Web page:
Leave it to a dog to put the “human” back in “humanities”
In September 2020, Rod Michalko wrote to friend and colleague Dan Goodley, congratulating him on the release of his latest book, Disability and Other Human Questions. Joking that his late guide dog, Smokie, had taken offense to the suggestion that disability was purely a human question, Michalko shared a few thoughts on behalf of his dog. When Goodley wrote back—to Smokie—so began an epistolic exchange that would continue for the next seven months.
As the COVID-19 pandemic swept across the world and the realities of lockdown-imposed isolation set in, the Smokie letters provided the friends a space in which to come together in a lively exploration of human-animal relationships and to interrogate disability as disruption, disturbance, and art. Just as he did in life, Smokie guides. In these pages, he offers wisdom about the world, love, friendship, and even The Beatles. His canine observations of human experience provide an avenue into some of the ways blindness might be reconceptualized and “befriended.”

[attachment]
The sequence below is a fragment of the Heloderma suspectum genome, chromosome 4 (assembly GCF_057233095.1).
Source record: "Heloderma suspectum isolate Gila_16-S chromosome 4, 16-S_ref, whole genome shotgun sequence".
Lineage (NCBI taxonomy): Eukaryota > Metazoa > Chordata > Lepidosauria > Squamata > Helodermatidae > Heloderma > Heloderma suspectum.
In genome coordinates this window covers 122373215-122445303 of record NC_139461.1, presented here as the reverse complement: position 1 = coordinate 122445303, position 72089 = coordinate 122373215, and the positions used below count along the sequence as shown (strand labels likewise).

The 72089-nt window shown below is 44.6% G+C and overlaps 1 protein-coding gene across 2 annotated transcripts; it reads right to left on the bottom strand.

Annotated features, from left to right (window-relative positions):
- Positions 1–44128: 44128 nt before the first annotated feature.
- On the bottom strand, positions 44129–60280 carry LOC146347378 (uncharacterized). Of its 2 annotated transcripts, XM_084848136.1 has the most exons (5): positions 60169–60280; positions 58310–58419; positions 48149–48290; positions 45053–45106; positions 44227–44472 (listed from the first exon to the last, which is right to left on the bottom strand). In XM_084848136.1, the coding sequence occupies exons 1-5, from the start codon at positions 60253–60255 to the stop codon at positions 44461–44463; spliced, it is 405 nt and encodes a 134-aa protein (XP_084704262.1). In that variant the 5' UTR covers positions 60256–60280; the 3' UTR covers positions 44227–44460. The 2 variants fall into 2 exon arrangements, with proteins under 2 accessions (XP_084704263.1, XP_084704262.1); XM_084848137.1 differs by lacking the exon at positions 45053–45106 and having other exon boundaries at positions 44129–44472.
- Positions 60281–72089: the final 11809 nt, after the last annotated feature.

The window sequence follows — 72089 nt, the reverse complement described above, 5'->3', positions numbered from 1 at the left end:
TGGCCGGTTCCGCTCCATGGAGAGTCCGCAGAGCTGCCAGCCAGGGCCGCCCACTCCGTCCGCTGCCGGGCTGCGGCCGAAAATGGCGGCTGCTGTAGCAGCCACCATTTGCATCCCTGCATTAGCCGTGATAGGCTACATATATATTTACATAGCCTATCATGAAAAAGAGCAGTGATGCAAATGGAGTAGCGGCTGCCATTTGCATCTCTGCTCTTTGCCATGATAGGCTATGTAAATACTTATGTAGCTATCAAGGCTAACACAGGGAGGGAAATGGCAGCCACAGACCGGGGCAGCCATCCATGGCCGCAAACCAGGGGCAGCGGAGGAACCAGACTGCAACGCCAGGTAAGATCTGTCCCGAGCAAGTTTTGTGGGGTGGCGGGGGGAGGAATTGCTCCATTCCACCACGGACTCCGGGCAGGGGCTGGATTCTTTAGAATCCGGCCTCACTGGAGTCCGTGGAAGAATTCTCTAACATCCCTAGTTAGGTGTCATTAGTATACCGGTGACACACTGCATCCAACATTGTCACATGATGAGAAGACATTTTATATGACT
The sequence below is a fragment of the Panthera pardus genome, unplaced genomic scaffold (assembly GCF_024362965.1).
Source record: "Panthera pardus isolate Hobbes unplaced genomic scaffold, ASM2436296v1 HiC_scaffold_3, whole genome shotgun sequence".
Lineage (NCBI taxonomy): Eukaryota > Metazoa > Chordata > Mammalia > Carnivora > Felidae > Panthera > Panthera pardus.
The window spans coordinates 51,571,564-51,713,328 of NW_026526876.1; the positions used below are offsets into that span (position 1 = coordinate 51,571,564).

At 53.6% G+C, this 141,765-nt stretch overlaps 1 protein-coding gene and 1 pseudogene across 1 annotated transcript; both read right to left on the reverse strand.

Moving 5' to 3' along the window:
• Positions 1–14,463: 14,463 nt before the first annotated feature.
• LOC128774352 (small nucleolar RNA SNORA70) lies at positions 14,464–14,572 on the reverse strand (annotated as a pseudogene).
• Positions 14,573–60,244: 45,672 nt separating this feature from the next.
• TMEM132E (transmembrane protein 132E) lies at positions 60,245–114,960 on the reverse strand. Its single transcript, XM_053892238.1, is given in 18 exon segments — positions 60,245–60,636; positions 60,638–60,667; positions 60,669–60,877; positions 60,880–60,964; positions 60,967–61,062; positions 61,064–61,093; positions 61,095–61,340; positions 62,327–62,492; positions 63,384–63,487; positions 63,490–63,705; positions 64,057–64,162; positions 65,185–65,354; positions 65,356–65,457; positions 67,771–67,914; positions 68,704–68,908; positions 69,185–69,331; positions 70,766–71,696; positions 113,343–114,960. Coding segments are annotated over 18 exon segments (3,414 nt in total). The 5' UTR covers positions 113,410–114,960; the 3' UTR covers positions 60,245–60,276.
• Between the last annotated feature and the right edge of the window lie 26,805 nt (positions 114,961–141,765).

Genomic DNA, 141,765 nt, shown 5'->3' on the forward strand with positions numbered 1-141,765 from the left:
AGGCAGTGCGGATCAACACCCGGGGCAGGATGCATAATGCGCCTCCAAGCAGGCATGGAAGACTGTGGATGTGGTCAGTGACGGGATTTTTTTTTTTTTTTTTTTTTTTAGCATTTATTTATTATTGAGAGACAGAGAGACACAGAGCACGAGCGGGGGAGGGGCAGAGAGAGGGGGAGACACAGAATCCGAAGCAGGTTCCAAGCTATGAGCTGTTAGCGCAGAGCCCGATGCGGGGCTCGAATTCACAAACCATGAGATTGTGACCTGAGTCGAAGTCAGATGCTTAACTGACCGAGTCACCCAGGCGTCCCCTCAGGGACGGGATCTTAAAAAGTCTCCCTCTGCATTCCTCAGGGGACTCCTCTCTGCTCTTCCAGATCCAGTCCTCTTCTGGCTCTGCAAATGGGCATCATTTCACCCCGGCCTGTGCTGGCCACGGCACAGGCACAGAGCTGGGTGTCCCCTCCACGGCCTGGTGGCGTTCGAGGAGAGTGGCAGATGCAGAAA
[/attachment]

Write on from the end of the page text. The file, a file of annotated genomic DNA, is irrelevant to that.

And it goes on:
Uninhibited by the trappings of traditional academic inquiry, Michalko and Goodley are unleashed, free to wander, to wonder, and to provoke within the bonds of trust and respect. Funny and thoughtful, the result is a refreshing exploration and re-evaluation of learned cultural misunderstandings of disability.
“What emerges from these letters is a fruitful journey that brings many topics together for deep contemplation. Letters with Smokie is an open door through which to peek into pressing discourses.”
— Carrianne Leung
About the Authors:
Rod Michalko is retired from the University of Toronto where he taught disability studies. His current writing, both fiction and non-fiction, stem from his experience of blindness.
Dan Goodley is Professor of Disability Studies and Education at the University of Sheffield. Previous books include Disability and Other Human Questions (Emerald, 2020) and Disability Studies (second edition, Sage, 2016).